SURCHARGE

Junk fees and other obstacles of the road

Anna Lurye/Shutterstock
Anna Lurye/Shutterstock
At the intersection of Highway 20 and Highway 101 in Willits, Calif., you’ll find three service stations. But look closely before you pump gas, otherwise you could pay a lot more than you expect.

What follows is a cautionary tale about junk fees, from an industry that journalists like me tend to ignore, unless it’s spilling hundreds of millions of gallons of unprocessed petroleum into the Gulf of Mexico.

But the cost of a product, both perceived and real, are very much in the news today, with a key part of the Affordable Care Act scheduled to kick in Oct. 1. Fees are a hot topic in my neck of the woods, with some industry apologists spinning the absurd argument that junk fees such as the ones I ran into are good for consumers, because it gives them choices.
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Sick restaurant surcharges you shouldn’t have to pay — or should you?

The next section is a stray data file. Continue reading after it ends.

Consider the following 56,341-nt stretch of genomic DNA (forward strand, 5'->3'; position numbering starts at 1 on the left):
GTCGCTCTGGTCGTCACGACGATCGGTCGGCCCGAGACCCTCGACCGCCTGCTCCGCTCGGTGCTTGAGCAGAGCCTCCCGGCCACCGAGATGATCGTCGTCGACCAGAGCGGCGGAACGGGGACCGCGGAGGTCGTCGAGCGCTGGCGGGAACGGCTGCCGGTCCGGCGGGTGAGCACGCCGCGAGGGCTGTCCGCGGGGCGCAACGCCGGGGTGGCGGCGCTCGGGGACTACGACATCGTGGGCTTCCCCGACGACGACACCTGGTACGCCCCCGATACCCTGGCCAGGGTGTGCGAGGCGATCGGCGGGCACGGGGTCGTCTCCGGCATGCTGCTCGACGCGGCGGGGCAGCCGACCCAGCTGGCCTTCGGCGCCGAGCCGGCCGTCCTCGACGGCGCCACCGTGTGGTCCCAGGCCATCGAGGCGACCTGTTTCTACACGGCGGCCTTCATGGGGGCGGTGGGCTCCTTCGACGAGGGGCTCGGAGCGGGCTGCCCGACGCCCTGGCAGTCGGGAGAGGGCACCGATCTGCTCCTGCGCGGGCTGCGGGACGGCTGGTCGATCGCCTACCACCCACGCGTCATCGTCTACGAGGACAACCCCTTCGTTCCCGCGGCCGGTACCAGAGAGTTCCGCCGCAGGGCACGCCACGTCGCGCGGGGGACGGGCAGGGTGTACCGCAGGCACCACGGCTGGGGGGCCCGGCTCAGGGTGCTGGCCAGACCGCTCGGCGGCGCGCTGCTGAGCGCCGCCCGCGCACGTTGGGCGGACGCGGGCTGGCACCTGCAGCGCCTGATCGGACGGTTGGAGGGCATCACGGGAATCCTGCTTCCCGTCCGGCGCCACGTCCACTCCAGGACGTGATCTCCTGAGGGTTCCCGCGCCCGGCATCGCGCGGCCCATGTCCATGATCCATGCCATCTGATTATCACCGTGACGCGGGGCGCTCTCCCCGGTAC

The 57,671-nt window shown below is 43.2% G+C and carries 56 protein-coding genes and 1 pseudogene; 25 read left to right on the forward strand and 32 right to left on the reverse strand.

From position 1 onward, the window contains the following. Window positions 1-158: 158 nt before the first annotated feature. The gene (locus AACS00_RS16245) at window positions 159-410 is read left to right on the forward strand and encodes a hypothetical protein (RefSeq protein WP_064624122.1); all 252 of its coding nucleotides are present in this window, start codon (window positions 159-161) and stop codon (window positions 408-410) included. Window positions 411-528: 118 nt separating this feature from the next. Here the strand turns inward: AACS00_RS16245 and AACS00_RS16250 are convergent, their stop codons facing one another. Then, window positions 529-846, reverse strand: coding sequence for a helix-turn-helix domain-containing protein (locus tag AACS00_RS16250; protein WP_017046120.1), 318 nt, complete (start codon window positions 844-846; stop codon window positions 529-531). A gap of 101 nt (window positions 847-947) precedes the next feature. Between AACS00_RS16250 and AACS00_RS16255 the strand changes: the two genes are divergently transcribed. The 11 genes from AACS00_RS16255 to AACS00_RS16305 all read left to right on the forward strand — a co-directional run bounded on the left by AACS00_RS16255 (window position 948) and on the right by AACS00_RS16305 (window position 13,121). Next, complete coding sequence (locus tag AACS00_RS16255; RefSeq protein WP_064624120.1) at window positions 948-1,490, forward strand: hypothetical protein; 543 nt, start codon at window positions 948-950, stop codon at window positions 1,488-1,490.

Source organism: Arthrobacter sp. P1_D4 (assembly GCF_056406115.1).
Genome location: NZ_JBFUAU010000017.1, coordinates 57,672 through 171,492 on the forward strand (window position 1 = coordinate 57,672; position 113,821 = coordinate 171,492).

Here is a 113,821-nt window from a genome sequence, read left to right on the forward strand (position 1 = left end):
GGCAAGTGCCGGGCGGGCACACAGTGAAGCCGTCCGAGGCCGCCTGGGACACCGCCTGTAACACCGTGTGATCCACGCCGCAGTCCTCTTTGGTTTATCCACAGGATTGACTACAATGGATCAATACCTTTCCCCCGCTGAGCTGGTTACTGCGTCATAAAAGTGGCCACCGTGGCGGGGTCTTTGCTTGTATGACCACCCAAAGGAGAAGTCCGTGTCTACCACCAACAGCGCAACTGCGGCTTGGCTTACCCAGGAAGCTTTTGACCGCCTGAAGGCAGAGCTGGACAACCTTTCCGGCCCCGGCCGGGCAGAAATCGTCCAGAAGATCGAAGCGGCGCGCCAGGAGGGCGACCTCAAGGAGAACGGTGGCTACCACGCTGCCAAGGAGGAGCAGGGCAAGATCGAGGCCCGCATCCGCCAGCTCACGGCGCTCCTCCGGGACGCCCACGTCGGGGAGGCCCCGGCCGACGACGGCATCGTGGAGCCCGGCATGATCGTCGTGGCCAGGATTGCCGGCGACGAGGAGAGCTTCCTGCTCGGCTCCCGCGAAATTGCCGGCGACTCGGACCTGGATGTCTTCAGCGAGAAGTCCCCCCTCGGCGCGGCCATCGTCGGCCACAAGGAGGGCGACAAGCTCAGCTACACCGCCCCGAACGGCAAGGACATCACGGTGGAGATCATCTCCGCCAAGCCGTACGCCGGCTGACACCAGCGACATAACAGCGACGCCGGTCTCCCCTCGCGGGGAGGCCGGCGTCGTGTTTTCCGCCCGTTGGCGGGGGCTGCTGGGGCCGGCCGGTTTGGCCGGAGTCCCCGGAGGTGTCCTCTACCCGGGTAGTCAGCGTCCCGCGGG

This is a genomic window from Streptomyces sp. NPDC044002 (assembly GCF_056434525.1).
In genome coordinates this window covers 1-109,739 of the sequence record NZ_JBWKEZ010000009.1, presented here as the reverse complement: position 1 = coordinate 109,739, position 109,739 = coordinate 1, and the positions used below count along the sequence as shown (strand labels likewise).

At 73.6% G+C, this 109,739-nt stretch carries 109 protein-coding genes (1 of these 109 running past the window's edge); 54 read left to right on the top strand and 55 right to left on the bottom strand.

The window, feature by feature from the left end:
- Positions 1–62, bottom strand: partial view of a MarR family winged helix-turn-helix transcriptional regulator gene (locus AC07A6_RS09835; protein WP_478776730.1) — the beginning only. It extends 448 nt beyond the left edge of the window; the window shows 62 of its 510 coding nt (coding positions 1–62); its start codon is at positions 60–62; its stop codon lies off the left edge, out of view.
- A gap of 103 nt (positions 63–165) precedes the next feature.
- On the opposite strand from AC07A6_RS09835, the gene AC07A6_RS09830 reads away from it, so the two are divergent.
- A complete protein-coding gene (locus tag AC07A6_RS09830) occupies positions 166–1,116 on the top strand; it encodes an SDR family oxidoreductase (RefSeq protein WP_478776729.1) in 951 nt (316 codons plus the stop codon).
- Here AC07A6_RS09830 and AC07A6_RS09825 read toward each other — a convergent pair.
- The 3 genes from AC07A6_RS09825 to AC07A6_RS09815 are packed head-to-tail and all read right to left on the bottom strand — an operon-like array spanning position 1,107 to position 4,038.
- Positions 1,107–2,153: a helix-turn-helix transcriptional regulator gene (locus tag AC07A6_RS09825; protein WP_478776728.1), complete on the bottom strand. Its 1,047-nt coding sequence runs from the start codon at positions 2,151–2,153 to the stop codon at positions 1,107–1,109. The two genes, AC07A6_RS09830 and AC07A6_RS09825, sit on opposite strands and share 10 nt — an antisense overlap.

Ilolab/Shutterstock
Ilolab/Shutterstock
Ward Chartier almost choked on his breakfast croissant he ordered at Oakland International Airport recently.

The reason for his consternation: an item on the bill that he thought he recognized, but hoped he didn’t.

It said, “EmpBen_Srchg” and it came to 12 cents, or about 2 percent of his bill.

“I interpret this to be employee benefit surcharge,” says Chartier, a consultant who lives in San Ramon, Calif. He asked me if I knew anything about the mysterious fee.

I didn’t, so I asked Oakland Airport.
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Guests who want it all and the hotels that pander to them

From time to time, I get an email from one of you that makes me want to say, “That’s ridiculous!”

The one I received from a guest at a budget motel in Fort Lauderdale, Fla., was one of them. Problem is, I can’t figure out who is being more ridiculous — the hotel or the guest.

As this column makes its curtain call, I’ve critiqued air travelers, car renters and cruise passengers. But this week it’s time to talk about hotel guests.

Specifically, the person booking the room at the bargain hotel in South Florida. In addition to expecting all the creature comforts of an American hotel, and getting the benefit of a super-low rate, they were upset when they found a $4.50 per night “hotel shuttle/parking service fee.”
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